After racial-justice protests swept the country and the world in 2020, numerous states, including Florida, passed laws that broadened prohibitions against civil disobedience.
Florida’s House Bill 1, the Combating Public Disorder Act, spurred major backlash from local civil rights groups who claimed it would disproportionately affect Black and brown communities who protest racial injustice.
The Act, pushed through the legislature and signed into law by Gov. Ron DeSantis in April 2021, broadened the definition of an illegal “riot,” criminalized the act of blocking roads in protest, increased penalties for people found guilty of rioting and made it more difficult for municipalities to lower their police budgets.
In a report filed with the UN Committee on the Elimination of Racial Discrimination (CERD), local civil-rights groups, including the Community Justice Project (CJP) and Dream Defenders, claimed the bill effectively discourages people from protesting for fear of being arrested or worse.
“Under…HB 1, Dream Defenders fears when disruptions by agitators happen again, rather than protect those exercising their First Amendment rights, police will be emboldened to respond with mass arrests of protestors or even physical force. This has made members afraid to participate in demonstrations,” the groups write in a report entitled, “Chilling Public Dissent.”
Reached by New Times via email, DeSantis spokesperson Christina Pushaw sent a statement asserting the law was passed to give law-enforcement agencies the ability to quell riots in the interest of safety.
“Peaceable assembly and free expression are respected in Florida, with countless protests and demonstrations for various political groups and social causes organized around the state on a daily basis. However, there is no constitutional right to political violence,” Pushaw writes.
The civil-rights groups claim the law violates provisions of the International Convention on the Elimination of All Forms of Racial Discrimination, an international human rights treaty that dates back to the 1960s and ostensibly guarantees all people a right to peaceful assembly regardless of race, color, ethnicity, or national origin.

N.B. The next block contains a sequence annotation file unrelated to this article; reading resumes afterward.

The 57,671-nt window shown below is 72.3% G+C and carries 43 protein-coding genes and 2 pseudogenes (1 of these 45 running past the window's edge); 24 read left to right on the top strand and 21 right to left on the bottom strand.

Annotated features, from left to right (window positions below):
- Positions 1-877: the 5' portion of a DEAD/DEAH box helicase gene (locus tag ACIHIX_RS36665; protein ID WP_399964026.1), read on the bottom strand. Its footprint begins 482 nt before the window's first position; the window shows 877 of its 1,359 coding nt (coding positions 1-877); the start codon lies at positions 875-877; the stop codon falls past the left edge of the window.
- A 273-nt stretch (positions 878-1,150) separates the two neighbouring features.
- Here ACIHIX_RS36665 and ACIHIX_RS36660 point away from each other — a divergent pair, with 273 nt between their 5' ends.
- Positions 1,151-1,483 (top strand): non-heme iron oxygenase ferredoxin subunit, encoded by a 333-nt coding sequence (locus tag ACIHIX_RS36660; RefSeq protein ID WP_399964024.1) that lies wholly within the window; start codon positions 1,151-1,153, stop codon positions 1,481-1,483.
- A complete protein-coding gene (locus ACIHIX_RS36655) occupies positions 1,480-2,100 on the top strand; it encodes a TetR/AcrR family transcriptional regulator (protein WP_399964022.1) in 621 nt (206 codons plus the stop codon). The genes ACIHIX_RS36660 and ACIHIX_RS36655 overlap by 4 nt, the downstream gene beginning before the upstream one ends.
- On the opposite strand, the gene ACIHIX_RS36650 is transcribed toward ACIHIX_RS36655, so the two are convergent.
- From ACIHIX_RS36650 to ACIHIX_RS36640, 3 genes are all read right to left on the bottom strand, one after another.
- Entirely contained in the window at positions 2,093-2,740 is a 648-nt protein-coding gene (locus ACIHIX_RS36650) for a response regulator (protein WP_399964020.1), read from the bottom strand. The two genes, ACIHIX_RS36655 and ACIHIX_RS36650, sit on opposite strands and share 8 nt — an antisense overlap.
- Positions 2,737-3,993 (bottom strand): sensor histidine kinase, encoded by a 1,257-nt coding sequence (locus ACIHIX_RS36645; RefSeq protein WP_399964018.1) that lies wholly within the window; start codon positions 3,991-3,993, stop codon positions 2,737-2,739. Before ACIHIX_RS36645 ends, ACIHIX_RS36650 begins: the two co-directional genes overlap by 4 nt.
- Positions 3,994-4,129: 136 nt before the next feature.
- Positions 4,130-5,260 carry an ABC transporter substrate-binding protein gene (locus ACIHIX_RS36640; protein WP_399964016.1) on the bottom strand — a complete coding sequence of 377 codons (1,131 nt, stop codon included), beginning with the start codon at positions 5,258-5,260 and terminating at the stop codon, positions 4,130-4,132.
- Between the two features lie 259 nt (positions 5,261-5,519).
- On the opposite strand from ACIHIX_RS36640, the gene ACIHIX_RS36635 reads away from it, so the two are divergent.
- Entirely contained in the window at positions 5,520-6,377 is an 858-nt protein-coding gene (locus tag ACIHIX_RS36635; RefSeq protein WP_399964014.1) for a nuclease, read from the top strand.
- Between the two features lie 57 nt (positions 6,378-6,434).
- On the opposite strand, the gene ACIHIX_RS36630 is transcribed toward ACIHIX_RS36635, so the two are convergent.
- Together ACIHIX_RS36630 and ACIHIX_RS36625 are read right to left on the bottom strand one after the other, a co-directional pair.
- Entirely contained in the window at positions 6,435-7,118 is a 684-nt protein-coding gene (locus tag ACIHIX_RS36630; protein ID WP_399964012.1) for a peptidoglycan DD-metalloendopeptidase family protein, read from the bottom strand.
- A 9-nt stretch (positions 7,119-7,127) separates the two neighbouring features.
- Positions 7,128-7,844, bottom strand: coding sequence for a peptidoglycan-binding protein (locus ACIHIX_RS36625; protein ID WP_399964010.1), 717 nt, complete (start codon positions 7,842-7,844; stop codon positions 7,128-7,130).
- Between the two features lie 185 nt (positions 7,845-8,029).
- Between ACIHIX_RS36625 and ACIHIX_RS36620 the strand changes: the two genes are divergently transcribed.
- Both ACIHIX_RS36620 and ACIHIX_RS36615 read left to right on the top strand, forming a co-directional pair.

Though civil-liberties groups promptly sued DeSantis over the law in the U.S., CJP attorney Denise Ghartey, who is in Geneva along with fellow activist Ben Frazier of the Northside Coalition of Jacksonville, says bringing the fight to the UN is another prong in an effort to get the law overturned.
“We’re here to present what’s been going on in Florida pertaining to HB 1 and talk about its racist nature and the threat to freedom of speech the legislation poses on Black and brown communities in Florida,” Ghartey tells New Times. “If they’re not gonna listen to us on U.S. soil, we need to speak on the world stage.”
Ghartey and Frazier are addressing CERD all week in hopes that the international committee will urge the U.S. government to repudiate anti-protest laws and get the Florida legislature to repeal HB 1.
“We are saying that the state of Florida and governor have launched an all-out racially discriminatory attack on Black people and trying to turn back the hands of time, turn back the progress of the civil rights movement,” Frazier said in a press release. “So we are asking the international body to take a closer look at what the governor is doing.”
This year’s CERD session ends on August 30, when the committee will issue its conclusions and recommendations to the U.S. delegation.